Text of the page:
Technology or Methodology Selection

  • Agile
- Agile is probably the most abused term in Software industry today. It’s projected as the single ‘pill’ that will save any given software project. However companies who are successful in delivering projects in Agile are the same companies who were successful in waterfall (RUP) days. On the other hand it’s amazing how much of similarities are there between RUP and Agile in the first place. So what does Agile bring to the table?
- The ceremonies and rituals surrounding ‘Agile’ (Most of them introduced and glorified by consultancy firms) are a distraction to the core values of ‘Agile’. Most organizations tend to get lost in the ceremony and ‘misses the train’ when it comes to delivering quality software. Instead they should focus on basics like improving team communication.

  • Unit Testing and TDD
- Unit Testing is useful only if you have ‘Units’ of code that aligns to the ‘Single Responsibility Pattern’. If your code is a ‘bowl of spaghetti’ your tests will be the same...and it will be coupled with the code as well. So 2 bowls of spaghetti instead of one and one mixed with the other...just perfect :).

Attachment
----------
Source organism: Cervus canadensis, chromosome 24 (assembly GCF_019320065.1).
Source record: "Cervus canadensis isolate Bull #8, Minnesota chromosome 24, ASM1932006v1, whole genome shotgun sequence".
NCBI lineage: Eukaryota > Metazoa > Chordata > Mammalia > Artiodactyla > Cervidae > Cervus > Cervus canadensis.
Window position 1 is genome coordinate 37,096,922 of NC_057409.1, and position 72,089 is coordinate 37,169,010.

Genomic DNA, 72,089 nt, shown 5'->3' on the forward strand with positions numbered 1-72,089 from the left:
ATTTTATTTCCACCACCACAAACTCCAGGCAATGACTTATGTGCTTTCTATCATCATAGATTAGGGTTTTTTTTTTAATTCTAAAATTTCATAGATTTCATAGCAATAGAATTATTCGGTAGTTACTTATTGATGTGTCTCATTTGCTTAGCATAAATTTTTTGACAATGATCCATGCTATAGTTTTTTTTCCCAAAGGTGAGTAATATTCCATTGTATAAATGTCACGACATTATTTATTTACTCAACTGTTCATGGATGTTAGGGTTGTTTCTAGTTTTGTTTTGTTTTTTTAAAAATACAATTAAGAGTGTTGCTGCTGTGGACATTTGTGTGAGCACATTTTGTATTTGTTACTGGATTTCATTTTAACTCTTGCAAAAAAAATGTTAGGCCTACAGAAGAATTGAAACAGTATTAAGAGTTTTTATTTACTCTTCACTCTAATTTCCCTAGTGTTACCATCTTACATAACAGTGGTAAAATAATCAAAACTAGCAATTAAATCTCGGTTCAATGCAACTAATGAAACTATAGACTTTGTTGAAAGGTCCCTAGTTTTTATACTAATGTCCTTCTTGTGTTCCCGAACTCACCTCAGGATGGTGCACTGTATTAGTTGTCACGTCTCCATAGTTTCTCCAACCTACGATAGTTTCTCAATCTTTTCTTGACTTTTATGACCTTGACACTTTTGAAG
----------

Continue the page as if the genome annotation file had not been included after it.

- Unit test can test what you already know. Most of the time bugs are caused by things that you don’t know. So in principal unit tests are not good at finding bugs. In fact research has shown that code reviews are much better at finding defects as oppose to testing (automated or manual). If you are required to take a decision on where to put your team effort in to, always consider code reviews before unit tests.